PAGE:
Orwell's Revenge: The 1984 Palimpsest

Front Cover
Free Press, 1994 - George Orwell,1903-1950 - 374 pages
0 Reviews
George Orwell's bleak vision of the future, one in which citizens are monitored through telescreens by an insidious Big Brother, has haunted our imagination long after the publication of 1984. Orwell's dystopian image of the telescreen as a repressive instrument of state power has profoundly affected our view of technology, posing a stark confrontational question: Who will be master, human or machine? Experience has shown, however, that Orwell's vision of the future was profoundly and significantly wrong: The conjunction of the new communications technologies has not produced a master-slave relation between person and computer, but rather exciting possibilities for partnership. Peter Huber reveres Orwell's legacy, but understands his error, seeing this new technological revolution for what it isa force not for political repression, but for freedom and enhanced creativity. And what better way to demonstrate the power and excitement of the emerging supermedium than to turn the computer against Orwell's own text? In an extraordinary demonstration of the emerging supermedium's potential to engender new forms of creativity, Huber's book boldly reimagines 1984 from the computer's point of view. After first scanning all of Orwell's writings into his personal computer, Huber used the machine to rewrite the book completely, for the most part using Orwell's own language. Alternating fiction and non-fiction chapters, Huber advances Orwell's plot to a surprising new conclusion while seamlessly interpolating his own explanations and arguments. The result is a fascinating utopian work which envisions a world at our fingertips of ever-increasing information, equal opportunity, and freedom of choice.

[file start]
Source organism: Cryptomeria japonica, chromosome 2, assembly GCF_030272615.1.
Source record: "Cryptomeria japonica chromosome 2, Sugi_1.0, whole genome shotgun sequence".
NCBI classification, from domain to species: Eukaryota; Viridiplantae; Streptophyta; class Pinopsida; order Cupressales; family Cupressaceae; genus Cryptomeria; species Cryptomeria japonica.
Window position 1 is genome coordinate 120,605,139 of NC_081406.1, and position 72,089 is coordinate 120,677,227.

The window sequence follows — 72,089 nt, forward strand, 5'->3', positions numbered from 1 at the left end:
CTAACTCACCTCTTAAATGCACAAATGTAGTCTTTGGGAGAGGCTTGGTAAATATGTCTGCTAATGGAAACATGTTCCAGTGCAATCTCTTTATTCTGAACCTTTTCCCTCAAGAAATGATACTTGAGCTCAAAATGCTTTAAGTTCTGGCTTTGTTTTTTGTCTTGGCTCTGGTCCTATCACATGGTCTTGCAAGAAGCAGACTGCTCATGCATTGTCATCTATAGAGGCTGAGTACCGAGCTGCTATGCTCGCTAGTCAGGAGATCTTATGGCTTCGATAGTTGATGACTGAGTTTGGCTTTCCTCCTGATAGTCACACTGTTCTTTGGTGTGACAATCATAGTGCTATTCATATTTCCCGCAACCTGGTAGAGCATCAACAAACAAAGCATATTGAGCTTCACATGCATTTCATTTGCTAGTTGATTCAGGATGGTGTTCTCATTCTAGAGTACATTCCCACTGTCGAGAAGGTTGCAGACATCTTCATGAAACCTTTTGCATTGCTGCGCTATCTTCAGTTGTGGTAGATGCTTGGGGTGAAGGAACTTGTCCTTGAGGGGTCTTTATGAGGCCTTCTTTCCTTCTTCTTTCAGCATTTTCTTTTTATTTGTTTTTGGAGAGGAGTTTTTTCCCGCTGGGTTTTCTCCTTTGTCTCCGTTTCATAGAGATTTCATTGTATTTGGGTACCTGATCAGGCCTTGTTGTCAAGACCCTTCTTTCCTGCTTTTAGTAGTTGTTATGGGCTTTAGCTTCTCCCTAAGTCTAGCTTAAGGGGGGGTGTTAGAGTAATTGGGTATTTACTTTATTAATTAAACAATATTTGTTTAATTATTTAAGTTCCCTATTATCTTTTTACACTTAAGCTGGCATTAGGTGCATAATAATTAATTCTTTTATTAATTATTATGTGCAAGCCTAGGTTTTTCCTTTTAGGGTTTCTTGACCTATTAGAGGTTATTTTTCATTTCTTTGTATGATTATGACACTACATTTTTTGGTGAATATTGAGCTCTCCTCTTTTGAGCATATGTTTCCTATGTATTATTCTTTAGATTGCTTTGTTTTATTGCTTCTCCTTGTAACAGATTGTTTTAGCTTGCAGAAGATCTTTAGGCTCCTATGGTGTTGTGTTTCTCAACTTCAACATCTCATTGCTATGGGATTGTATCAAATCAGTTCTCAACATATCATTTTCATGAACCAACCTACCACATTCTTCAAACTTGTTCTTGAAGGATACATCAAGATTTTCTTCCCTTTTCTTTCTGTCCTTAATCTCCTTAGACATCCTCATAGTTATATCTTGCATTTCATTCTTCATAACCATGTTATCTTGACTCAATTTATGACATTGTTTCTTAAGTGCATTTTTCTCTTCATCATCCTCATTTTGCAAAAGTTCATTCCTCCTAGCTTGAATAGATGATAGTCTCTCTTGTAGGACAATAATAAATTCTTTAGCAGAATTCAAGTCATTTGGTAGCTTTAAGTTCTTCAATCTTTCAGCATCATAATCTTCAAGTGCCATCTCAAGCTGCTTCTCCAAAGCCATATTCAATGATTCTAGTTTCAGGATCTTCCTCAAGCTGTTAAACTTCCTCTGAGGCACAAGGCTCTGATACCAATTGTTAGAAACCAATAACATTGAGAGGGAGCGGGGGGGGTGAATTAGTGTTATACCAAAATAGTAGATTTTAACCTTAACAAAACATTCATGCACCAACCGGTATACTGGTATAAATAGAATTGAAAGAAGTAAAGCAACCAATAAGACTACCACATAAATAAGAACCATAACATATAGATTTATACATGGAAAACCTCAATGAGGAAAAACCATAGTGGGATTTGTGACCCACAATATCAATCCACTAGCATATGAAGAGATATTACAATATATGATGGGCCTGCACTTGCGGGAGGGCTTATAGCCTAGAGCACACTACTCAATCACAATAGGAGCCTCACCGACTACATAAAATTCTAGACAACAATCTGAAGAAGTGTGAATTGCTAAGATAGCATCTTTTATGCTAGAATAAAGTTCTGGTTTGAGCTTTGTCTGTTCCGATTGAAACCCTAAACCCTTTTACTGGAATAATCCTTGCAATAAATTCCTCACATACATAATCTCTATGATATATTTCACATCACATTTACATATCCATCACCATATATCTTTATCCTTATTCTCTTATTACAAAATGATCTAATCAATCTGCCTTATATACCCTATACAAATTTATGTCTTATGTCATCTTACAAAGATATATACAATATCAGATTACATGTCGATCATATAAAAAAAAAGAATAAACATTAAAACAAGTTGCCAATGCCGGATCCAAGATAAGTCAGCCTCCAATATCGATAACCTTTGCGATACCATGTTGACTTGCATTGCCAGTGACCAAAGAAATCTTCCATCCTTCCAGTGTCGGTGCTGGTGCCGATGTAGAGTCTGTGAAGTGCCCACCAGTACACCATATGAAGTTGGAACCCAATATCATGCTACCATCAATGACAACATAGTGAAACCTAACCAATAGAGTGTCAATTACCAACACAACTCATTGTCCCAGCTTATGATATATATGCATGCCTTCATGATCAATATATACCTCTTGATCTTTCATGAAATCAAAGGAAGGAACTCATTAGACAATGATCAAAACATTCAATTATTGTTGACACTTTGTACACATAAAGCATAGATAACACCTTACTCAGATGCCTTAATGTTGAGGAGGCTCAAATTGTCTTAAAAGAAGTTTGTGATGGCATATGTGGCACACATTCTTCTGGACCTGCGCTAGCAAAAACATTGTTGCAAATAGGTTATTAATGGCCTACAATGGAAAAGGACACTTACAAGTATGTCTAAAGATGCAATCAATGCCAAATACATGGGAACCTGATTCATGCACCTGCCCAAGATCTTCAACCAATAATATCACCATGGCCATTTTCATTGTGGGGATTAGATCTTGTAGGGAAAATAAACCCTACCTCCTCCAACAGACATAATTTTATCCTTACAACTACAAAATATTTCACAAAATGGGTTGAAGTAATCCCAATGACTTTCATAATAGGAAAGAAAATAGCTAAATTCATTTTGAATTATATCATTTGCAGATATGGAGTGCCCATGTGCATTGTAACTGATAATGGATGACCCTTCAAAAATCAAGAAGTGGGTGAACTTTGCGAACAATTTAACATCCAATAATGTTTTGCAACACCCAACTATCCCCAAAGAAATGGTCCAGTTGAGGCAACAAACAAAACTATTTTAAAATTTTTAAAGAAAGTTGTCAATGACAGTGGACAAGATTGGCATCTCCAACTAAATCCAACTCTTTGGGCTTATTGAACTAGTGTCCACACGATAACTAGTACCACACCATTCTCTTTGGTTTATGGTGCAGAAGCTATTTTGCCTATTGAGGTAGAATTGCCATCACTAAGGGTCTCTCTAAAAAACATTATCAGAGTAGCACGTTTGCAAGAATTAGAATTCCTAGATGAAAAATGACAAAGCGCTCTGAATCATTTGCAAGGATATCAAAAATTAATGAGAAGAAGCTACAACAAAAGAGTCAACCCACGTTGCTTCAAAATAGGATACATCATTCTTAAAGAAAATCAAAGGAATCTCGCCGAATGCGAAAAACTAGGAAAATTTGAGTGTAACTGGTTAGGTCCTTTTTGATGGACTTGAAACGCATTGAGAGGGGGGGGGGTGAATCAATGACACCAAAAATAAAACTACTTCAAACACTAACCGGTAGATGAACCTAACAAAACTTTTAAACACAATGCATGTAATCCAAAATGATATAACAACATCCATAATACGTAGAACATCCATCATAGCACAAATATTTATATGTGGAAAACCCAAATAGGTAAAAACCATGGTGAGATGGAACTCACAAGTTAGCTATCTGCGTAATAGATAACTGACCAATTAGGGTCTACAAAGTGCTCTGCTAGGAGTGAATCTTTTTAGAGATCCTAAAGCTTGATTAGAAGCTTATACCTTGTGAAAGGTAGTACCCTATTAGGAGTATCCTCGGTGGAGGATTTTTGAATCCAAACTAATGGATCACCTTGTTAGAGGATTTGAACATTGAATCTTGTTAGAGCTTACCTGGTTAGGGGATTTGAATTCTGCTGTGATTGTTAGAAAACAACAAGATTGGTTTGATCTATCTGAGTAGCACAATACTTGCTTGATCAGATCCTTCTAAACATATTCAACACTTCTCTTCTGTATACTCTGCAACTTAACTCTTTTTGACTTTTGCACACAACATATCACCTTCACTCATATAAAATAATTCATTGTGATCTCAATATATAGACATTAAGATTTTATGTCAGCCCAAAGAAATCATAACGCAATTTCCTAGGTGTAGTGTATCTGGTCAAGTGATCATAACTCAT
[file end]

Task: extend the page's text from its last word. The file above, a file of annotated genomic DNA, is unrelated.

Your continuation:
From inside the book

What people are saying - Write a review

Orwell's revenge: the 1984 palimpsest

User Review  - Not Available - Book Verdict

In his preface, Huber discusses the grim and compelling vision of Orwell's 1984. However, as Huber (Galileo's Revenge, LJ 8/91) points out, and as is evident by the passage of time, Orwell's vision of ... Read full review

Contents

Preface
2
The Machine
15
The Market
17
Copyright

8 other sections not shown

Common terms and phrases

References to this book

All Book Search results »

Bibliographic information